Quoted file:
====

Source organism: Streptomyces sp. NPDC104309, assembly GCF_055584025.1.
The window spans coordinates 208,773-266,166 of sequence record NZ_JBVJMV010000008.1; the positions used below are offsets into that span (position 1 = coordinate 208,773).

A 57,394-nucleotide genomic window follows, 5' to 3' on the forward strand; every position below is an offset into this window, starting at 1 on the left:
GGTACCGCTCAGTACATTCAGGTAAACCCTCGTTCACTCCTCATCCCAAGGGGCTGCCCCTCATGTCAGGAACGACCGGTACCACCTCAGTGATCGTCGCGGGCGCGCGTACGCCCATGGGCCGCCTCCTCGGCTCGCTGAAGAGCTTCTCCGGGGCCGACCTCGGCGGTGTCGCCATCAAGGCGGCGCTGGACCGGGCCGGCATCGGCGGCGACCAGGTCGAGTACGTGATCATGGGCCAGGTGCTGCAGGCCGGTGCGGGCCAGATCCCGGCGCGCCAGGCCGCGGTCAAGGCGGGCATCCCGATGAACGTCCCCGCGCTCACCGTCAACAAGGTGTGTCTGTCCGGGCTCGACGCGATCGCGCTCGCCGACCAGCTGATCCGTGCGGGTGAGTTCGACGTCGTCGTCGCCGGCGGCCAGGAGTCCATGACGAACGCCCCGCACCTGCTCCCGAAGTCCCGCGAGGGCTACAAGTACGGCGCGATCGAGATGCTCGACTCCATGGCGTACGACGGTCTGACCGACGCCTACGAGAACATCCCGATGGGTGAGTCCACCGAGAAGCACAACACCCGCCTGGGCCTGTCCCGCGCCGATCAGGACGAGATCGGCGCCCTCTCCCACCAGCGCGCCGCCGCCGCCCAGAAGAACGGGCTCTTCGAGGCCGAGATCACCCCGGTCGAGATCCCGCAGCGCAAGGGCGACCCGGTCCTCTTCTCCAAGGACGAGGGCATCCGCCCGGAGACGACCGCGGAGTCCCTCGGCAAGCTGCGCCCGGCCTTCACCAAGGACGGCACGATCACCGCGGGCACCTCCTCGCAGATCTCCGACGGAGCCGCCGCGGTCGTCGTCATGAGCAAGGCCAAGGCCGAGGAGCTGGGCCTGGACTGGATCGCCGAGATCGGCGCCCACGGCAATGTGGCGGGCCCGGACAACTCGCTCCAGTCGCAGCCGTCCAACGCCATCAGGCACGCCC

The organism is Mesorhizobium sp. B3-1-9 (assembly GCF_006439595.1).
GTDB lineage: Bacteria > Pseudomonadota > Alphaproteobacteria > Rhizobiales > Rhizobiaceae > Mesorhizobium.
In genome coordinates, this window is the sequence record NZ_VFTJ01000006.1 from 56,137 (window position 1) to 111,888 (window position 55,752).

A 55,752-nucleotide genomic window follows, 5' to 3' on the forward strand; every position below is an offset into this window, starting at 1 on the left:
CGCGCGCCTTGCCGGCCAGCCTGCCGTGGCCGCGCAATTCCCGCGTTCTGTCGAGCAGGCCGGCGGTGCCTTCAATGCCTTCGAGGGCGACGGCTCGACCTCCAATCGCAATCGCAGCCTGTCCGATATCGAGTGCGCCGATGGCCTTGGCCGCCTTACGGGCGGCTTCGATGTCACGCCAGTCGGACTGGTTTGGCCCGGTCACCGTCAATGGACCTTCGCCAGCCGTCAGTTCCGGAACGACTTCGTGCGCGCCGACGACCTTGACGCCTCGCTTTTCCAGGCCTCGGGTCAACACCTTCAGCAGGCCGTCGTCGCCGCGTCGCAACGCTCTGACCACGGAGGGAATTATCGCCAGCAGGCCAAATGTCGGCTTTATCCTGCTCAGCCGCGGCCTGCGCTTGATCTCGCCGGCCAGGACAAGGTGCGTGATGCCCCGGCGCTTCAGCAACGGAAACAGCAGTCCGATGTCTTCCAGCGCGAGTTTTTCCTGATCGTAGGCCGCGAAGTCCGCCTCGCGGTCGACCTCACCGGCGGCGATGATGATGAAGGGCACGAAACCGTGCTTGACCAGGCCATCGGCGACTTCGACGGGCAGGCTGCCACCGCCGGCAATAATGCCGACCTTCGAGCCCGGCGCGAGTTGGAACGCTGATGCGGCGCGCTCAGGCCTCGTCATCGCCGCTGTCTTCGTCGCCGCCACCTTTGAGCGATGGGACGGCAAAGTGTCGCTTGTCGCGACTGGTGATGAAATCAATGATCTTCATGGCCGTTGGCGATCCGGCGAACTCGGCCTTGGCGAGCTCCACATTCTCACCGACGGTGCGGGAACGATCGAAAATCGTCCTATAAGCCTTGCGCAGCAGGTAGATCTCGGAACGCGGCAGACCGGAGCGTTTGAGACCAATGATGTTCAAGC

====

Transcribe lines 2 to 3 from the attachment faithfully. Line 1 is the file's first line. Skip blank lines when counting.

The window spans coordinates 208,773-266,166 of sequence record NZ_JBVJMV010000008.1; the positions used below are offsets into that span (position 1 = coordinate 208,773).

A 57,394-nucleotide genomic window follows, 5' to 3' on the forward strand; every position below is an offset into this window, starting at 1 on the left: